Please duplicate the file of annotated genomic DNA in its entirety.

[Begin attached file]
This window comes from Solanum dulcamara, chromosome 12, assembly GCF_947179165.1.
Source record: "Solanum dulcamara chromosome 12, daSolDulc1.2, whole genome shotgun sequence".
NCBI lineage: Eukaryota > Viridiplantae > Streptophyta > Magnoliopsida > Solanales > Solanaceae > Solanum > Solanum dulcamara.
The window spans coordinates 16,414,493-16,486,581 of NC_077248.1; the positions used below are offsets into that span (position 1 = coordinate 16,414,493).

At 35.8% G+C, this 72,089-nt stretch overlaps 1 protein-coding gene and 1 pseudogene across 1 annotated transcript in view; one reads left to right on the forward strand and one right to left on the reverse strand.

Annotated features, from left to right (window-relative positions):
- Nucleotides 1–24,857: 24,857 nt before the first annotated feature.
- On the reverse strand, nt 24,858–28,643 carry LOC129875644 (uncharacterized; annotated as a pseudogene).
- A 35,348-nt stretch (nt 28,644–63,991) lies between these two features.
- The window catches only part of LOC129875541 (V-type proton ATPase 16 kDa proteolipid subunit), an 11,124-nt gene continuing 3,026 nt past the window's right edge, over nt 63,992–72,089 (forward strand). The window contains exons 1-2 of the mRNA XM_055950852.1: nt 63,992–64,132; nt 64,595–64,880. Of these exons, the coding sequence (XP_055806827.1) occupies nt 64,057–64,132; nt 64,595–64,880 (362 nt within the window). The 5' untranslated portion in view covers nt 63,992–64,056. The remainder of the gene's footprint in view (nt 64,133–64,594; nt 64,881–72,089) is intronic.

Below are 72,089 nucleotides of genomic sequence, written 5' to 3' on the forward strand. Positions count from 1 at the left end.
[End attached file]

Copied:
This window comes from Solanum dulcamara, chromosome 12, assembly GCF_947179165.1.
Source record: "Solanum dulcamara chromosome 12, daSolDulc1.2, whole genome shotgun sequence".
NCBI lineage: Eukaryota > Viridiplantae > Streptophyta > Magnoliopsida > Solanales > Solanaceae > Solanum > Solanum dulcamara.
The window spans coordinates 16,414,493-16,486,581 of NC_077248.1; the positions used below are offsets into that span (position 1 = coordinate 16,414,493).

At 35.8% G+C, this 72,089-nt stretch overlaps 1 protein-coding gene and 1 pseudogene across 1 annotated transcript in view; one reads left to right on the forward strand and one right to left on the reverse strand.

Annotated features, from left to right (window-relative positions):
- Nucleotides 1–24,857: 24,857 nt before the first annotated feature.
- On the reverse strand, nt 24,858–28,643 carry LOC129875644 (uncharacterized; annotated as a pseudogene).
- A 35,348-nt stretch (nt 28,644–63,991) lies between these two features.
- The window catches only part of LOC129875541 (V-type proton ATPase 16 kDa proteolipid subunit), an 11,124-nt gene continuing 3,026 nt past the window's right edge, over nt 63,992–72,089 (forward strand). The window contains exons 1-2 of the mRNA XM_055950852.1: nt 63,992–64,132; nt 64,595–64,880. Of these exons, the coding sequence (XP_055806827.1) occupies nt 64,057–64,132; nt 64,595–64,880 (362 nt within the window). The 5' untranslated portion in view covers nt 63,992–64,056. The remainder of the gene's footprint in view (nt 64,133–64,594; nt 64,881–72,089) is intronic.

Below are 72,089 nucleotides of genomic sequence, written 5' to 3' on the forward strand. Positions count from 1 at the left end.